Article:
Influences on Upland System Structure I: Aspen Woodland

Frederic H. Wagner

in Yellowstone's Destabilized Ecosystem

Published in print June 2006 | ISBN: 9780195148213
Published online September 2007 | e-ISBN: 9780199790449 | DOI:
 Influences on Upland System Structure I: Aspen Woodland

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Aspen in western North America grows in clones, and reproduces from root shoots (ramets) that replace short-lived (100-130 year) trees. Elk browse leaves and low branches producing browse lines, peel the bark of medium-age and young trees, browse off young ramets preventing reestablishment, and convert understories to low-diversity stands of grasses and annuals. Clones outside the park in the absence of ungulates, inside park exclosures, and in early park photographs, have mixed-age ramets, no highlines, and diverse understories of shrubs and perennial forbs. Contrary to natural-regulation advocates, photographic and dencrochronological evidence shows that aspens were a significant component of the vegetation before 1872 and in early park years. There has been no tree recruitment in the northern range since the 1920s, one-third of clones in early photographs have disappeared, the area of surviving clones has declined 80%, and associated biota of browsed clones has declined, all attributed primarily to elk browsing rather than other factors proposed by natural-regulation advocates.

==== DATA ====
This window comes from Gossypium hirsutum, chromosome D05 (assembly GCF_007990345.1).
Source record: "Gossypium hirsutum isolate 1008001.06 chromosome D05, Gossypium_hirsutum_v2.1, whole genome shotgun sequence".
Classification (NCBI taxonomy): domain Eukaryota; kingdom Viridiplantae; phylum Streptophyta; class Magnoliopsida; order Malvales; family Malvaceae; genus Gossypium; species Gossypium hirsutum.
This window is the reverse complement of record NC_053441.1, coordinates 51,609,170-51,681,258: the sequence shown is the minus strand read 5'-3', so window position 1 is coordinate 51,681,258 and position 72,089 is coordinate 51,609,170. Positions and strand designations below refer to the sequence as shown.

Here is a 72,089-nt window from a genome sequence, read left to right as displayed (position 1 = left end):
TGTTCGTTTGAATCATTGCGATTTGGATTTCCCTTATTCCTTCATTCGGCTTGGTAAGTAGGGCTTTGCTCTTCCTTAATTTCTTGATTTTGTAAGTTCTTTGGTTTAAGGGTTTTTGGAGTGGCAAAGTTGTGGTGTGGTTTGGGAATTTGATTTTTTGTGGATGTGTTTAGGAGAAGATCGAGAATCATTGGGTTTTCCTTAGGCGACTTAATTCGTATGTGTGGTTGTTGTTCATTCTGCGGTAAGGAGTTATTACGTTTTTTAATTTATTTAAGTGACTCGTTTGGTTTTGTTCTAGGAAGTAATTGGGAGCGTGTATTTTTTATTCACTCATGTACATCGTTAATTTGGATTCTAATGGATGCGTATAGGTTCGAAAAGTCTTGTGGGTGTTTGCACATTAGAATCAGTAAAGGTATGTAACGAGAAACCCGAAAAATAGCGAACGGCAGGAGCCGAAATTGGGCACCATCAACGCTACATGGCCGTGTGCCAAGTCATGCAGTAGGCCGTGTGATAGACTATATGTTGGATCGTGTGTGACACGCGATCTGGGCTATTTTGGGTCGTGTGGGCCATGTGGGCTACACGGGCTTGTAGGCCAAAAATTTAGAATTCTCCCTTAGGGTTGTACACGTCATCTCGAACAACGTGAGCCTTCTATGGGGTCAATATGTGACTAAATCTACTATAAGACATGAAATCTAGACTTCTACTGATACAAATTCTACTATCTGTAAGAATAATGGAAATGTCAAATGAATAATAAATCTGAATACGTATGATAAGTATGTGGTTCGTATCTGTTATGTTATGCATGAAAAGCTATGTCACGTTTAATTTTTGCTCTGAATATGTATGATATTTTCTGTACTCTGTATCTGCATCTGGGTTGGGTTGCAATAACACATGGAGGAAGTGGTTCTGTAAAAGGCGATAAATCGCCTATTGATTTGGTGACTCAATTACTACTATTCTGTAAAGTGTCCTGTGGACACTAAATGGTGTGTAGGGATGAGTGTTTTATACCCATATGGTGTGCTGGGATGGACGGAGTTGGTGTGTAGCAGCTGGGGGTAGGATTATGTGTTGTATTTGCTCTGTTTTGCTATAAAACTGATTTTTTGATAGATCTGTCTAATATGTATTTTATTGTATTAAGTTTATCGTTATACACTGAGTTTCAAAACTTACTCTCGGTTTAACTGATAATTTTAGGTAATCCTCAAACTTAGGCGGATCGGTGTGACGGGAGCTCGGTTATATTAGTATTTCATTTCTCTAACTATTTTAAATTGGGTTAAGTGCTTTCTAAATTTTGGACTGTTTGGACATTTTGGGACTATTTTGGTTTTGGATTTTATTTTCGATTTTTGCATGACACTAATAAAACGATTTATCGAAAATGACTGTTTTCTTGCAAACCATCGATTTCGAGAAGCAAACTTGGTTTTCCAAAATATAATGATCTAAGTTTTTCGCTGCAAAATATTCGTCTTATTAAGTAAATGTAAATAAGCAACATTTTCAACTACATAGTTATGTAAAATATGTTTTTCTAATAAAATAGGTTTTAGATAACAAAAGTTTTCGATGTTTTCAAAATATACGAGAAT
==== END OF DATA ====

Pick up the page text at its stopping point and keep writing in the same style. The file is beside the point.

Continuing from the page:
Keywords: clones; ramets; highlines; understory; elk

Chapter.  13394 words.  Illustrated.

Subjects: Animal Pathology and Diseases

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